The Importance Of Thanking Our Veterans

The Importance Of Thanking Our Veterans

Lessons learned from a Hudson Valley Honor Flight
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April 2, 2016 changed my life in ways that I would not be able to adequately describe in the length of an article. Perhaps one day I will write a book about the numerous amount of lessons the day taught me but for now an article will have to suffice. I bet you are all wondering what exactly happened on April 2, 2016. To answer your question, I was fortunate enough to go on an Honor Flight with Hudson Valley Honor Flight as their social media person for the day and spend the day in Washington D.C with 82 different veterans from World War II and the Korean War.

So what is Hudson Valley Honor Flight? Hudson Valley Honor Flight is the most local hub near me of the Honor Flight Network. The mission of the Honor Flight Network is to "fulfill the dreams of our veterans and help our heroes travel absolutely free." With over 600 World War II veterans dying every day, it is imperative that we show them what their sacrifice means to not just the rest of the United States but to the world. In addition to World War II veterans, different hubs of Honor Flight are taking Korean and Vietnam War veterans as well.

When in Washington, veterans get to see the memorials made in their honor and receive different surprises and royal treatment throughout the day. Some of the royal treatment includes a dinner at a nice hotel in D.C for absolutely no cost to the veteran, receiving different surprises like sweatshirts, goody bags and t-shirts and having a police escort to help the group of veterans and accompanying them for the day (Side Note: Every veteran has a guardian accompany them throughout the day to be a companion and to assist them with whatever they might need. A guardian can be a family member or someone that is a volunteer who is assigned to them.)

As I stated before, I learned an abundant amount of lessons throughout the day. Some examples of them would be that Harry Truman's middle name was in fact just S, the World War II memorial has two sides to it, the Atlantic and the Pacific, and that it did not take a whole day dedicated to veterans to make them feel appreciated. All it took was saying thank you.

People often forget just how powerful the words thank you are. More often than not when veterans come home they blend back into society and appear to be just an average civilian. Most of the World War II, Korean and Vietnam War veterans did not get any special welcome home parades or articles written in their honor, they just got a train ticket home and were told to be on their way. Even men and women coming back home now from Iraq and Afghanistan do not get half the credit that they deserve.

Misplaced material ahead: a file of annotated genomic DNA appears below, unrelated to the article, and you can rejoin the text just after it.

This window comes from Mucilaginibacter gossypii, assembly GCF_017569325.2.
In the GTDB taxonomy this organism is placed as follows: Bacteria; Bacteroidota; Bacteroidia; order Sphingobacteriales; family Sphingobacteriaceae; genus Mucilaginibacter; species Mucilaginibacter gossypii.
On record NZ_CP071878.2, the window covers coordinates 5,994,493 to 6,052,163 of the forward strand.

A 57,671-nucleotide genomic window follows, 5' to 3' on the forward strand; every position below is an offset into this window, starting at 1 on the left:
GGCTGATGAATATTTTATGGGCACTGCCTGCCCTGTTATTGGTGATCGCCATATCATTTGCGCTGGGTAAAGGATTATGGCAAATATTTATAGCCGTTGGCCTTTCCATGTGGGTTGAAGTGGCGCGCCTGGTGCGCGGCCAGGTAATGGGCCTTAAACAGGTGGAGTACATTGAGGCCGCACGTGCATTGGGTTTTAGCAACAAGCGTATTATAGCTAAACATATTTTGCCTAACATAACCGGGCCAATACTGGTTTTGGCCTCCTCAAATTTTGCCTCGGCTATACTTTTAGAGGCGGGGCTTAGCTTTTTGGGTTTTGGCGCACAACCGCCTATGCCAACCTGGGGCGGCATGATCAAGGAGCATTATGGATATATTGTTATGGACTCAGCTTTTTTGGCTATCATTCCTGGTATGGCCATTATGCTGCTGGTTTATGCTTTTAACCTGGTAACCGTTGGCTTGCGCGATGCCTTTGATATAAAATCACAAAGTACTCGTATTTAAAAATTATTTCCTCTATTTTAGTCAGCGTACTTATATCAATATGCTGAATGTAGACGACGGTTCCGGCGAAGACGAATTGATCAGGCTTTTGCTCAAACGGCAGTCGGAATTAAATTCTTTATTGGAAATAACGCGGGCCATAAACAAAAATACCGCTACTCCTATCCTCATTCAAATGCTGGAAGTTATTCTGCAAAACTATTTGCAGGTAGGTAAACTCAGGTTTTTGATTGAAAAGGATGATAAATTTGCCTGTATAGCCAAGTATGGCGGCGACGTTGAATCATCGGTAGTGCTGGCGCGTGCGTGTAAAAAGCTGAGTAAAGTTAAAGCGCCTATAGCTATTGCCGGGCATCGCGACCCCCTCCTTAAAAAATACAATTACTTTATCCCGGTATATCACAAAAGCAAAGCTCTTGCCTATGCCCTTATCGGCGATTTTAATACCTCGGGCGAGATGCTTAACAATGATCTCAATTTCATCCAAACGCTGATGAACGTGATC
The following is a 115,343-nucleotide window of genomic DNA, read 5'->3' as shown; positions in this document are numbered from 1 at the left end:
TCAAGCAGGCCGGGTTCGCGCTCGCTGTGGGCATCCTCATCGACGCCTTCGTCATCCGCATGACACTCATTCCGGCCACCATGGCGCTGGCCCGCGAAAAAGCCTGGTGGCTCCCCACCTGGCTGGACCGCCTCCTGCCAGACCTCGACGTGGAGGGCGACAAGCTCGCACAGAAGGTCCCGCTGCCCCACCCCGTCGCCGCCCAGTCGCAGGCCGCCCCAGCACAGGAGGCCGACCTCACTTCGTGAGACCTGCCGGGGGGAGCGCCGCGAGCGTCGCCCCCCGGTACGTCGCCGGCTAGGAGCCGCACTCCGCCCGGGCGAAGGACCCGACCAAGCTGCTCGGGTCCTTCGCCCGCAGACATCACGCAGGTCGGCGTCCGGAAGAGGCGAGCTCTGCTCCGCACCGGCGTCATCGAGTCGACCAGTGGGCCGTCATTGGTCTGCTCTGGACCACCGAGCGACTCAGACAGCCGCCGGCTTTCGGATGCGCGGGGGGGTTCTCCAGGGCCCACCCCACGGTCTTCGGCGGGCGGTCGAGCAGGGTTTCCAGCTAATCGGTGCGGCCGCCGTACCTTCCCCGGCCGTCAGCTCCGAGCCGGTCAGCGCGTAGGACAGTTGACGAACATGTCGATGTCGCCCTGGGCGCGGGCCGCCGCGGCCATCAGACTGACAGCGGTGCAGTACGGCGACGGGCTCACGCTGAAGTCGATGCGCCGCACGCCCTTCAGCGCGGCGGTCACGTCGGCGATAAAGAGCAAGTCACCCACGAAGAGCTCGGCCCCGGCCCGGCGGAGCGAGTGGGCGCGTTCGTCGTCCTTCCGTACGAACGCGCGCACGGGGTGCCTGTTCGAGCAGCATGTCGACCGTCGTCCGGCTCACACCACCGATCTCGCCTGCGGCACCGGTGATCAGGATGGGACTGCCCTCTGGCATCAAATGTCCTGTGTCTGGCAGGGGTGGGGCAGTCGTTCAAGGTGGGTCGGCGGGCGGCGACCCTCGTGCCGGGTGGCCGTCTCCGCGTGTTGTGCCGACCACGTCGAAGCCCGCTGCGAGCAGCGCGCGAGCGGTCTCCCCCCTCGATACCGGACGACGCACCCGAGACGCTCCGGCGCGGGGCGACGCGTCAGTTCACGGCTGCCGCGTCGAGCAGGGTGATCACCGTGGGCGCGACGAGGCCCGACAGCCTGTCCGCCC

Next time you see someone sporting a U.S Navy hat who looks to be in his late 80s or early 90s or a young 22-year-old woman sporting some Army Combat fatigues make sure you take two minutes out of your day to say thank you. You may just be the first person during the day, week, month or year that has.

Saying thank you does not solely apply to the United States military. If someone does something to make your life even just slightly easier make sure to let them know that you appreciate them.





One of the veterans on the flight turned to me at the end of the day and told me that it was the best days of his life for as long as he could remember. All he kept doing was thanking me for helping out and making this day so special for him and he said that out of everything what meant the most was everyone thanking him.

So show your appreciation to your loved ones and active/retired military close to you. It will mean a lot more than you think.


Cover Image Credit: Shannon Cieciuch

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8 Reasons Why My Dad Is the Most Important Man In My Life

Forever my number one guy.
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Growing up, there's been one consistent man I can always count on, my father. In any aspect of my life, my dad has always been there, showing me unconditional love and respect every day. No matter what, I know that my dad will always be the most important man in my life for many reasons.

1. He has always been there.

Literally. From the day I was born until today, I have never not been able to count on my dad to be there for me, uplift me and be the best dad he can be.

2. He learned to adapt and suffer through girly trends to make me happy.

I'm sure when my dad was younger and pictured his future, he didn't think about the Barbie pretend pageants, dressing up as a princess, perfecting my pigtails and enduring other countless girly events. My dad never turned me down when I wanted to play a game, no matter what and was always willing to help me pick out cute outfits and do my hair before preschool.

3. He sends the cutest texts.

Random text messages since I have gotten my own cell phone have always come my way from my dad. Those randoms "I love you so much" and "I am so proud of you" never fail to make me smile, and I can always count on my dad for an adorable text message when I'm feeling down.